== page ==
There are several problems in this dilemma. First, if the Creator God is good, why is there evil in the world? Secondly, if the Creator God is evil, why is there good in the world? Thirdly, if we do away with this Creator God nonsense altogether, where can we anchor our concepts of personhood, purpose and meaning? Is there anything but the shifting sands of our own opinions? Does any of the pain we’ve experienced even matter, or are we ultimately, utterly alone in our most secret sufferings?

Here, we come upon what the dog knows: The scent of truth that eludes our inner handler and all his or her reasoning and overthinking. That truth is that there is both good and evil in the world, and thousands of years of human effort through religion, good works, social engineering, morality, ethics, and all the best of human love have failed to advance us in goodness or even in moral sophistication. There is nothing new under the sun.

The very, very best we can do is to reimagine the world as something it isn’t: to exchange the truth for a lie.

And that’s not doing anything at all, in reality. We never find out where the dead bodies really are. The innocent take the blame for crimes they didn’t commit, and the guilty go free. Our own perception of justice becomes irreparably warped.

The harder way is to train the dog in the wisdom handed down and then to trust it, rather than controlling it to the point of uselessness. If, by God’s grace, He intervenes to show us how to train our intuition even the tiniest bit, we find ourselves called to something beyond the superstition that matters of life and death are mysterious and eerie. Though it’s stark and harsh, we find ourselves compelled to pursue the trail we can’t see until we find the putrefying corpse that emits its odour through these tangled woods.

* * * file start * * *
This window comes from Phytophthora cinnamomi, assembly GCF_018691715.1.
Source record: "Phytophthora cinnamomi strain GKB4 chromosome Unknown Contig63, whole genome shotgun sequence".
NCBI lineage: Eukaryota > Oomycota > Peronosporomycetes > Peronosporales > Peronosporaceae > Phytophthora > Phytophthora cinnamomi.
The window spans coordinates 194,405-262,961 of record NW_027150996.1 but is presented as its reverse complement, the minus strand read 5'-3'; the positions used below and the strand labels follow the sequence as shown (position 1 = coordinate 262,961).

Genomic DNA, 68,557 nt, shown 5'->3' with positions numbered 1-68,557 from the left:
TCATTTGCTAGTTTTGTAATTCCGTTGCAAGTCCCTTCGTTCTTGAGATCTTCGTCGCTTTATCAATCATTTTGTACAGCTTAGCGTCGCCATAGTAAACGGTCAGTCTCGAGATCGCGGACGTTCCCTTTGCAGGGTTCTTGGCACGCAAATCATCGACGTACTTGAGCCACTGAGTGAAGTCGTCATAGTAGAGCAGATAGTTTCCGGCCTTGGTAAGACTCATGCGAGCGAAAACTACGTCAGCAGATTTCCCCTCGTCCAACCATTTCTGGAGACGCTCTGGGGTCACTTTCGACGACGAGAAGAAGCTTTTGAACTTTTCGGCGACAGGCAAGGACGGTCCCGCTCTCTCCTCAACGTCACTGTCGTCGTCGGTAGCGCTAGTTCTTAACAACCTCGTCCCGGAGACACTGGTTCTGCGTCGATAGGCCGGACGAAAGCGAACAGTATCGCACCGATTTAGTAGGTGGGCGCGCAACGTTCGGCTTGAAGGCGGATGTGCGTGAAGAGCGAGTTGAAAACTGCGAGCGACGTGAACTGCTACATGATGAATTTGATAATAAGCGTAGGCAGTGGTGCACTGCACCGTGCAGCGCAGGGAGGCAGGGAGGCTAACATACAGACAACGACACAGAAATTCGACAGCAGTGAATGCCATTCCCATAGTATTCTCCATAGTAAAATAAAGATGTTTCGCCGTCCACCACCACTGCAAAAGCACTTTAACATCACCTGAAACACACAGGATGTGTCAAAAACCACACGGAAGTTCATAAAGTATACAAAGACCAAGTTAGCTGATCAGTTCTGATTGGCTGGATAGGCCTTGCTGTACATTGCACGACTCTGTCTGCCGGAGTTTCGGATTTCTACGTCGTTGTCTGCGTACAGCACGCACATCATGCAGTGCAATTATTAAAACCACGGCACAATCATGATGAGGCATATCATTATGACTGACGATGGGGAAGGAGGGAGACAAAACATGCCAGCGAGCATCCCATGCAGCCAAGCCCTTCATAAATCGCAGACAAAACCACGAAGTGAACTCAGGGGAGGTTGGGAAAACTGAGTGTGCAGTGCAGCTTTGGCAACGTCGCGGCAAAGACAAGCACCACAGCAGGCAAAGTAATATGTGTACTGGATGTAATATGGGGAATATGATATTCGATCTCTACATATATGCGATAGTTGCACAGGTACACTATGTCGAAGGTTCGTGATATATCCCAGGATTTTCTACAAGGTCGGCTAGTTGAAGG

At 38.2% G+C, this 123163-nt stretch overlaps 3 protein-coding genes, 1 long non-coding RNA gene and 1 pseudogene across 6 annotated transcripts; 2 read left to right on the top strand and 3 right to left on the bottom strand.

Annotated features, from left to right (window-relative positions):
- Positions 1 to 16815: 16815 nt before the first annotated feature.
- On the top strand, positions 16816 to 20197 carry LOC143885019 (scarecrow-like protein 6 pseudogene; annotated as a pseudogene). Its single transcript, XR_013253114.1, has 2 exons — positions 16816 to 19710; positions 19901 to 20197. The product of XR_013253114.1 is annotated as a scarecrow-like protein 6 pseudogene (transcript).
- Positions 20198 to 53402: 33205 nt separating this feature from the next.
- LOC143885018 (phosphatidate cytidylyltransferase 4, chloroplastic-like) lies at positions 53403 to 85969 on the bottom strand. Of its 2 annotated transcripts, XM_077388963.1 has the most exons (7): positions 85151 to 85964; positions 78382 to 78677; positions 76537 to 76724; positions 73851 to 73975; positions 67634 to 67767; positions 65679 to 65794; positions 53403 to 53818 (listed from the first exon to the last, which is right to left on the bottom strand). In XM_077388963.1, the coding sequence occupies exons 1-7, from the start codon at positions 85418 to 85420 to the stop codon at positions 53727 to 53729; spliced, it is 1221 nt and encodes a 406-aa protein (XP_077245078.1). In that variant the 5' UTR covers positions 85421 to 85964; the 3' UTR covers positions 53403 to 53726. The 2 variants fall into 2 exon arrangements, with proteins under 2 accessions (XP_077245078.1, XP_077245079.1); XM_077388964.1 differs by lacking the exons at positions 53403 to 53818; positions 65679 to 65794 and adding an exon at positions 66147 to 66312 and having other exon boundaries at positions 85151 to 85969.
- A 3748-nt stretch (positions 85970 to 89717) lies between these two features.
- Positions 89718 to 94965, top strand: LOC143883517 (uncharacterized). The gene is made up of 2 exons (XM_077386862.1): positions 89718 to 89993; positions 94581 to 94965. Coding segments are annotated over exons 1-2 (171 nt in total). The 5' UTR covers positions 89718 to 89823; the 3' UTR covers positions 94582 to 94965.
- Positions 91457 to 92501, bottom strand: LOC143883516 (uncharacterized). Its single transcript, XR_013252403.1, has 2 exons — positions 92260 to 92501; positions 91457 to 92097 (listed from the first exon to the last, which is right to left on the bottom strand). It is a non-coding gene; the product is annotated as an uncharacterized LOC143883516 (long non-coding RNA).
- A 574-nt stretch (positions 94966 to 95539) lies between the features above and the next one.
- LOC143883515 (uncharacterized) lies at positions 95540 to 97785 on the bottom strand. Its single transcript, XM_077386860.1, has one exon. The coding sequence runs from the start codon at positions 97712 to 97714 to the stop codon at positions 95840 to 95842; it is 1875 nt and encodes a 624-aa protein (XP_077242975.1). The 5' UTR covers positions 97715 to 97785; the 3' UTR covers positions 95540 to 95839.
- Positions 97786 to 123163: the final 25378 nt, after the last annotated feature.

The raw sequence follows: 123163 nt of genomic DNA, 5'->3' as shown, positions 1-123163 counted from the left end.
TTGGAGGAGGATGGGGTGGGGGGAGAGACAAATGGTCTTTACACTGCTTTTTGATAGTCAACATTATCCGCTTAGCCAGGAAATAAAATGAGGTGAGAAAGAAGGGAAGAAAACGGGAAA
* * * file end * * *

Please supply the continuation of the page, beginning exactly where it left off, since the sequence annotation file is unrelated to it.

Death cannot be untimely if there’s no good; death cannot be death if there’s no evil. And yet, death is.

Of course the wrath of God is awful. It means death is real, and worse, it means there’s no hoping in ourselves, even though we bear His very image.

Though we try to march on past this indication, more and more entangled in our own false narrative of events, that dogged sense of the divine keeps pointing to the evidence and the reality. Usually, we manage to untrain it, starve and neglect it. The cat’s affection will cultivate our ego, our own sense of prowess in the living of life, at the expense of nature and reality.

Yet the cat is still a predator, quietly destroying birdsong in the garden, digging up the flowers and leaving excrement in exchange. She’s indiscriminate: Though she takes the rodents and their damage and diseases, she takes the better things too. Even without active intention, just by following function, the cat and her toxoplasmosis come — affectionately, warmly, comfortingly — to take our sight and mind and health. Death still is.

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For the sake of cat lovers everywhere, the author would like to acknowledge that this metaphor, like all metaphors, is not meant to be a literalistic representation of the character of either dogs or cats, just as dogs or cats are not meant to literalistically represent the character of either our sense of the divine or our sin nature, and that this metaphor occurs primarily to provide delight and validation to the incomparable, incorrigible Quixote, whose leathery Texan hide and quick wits enabled him to survive the long over-persistence of a feline demon beneath the sink.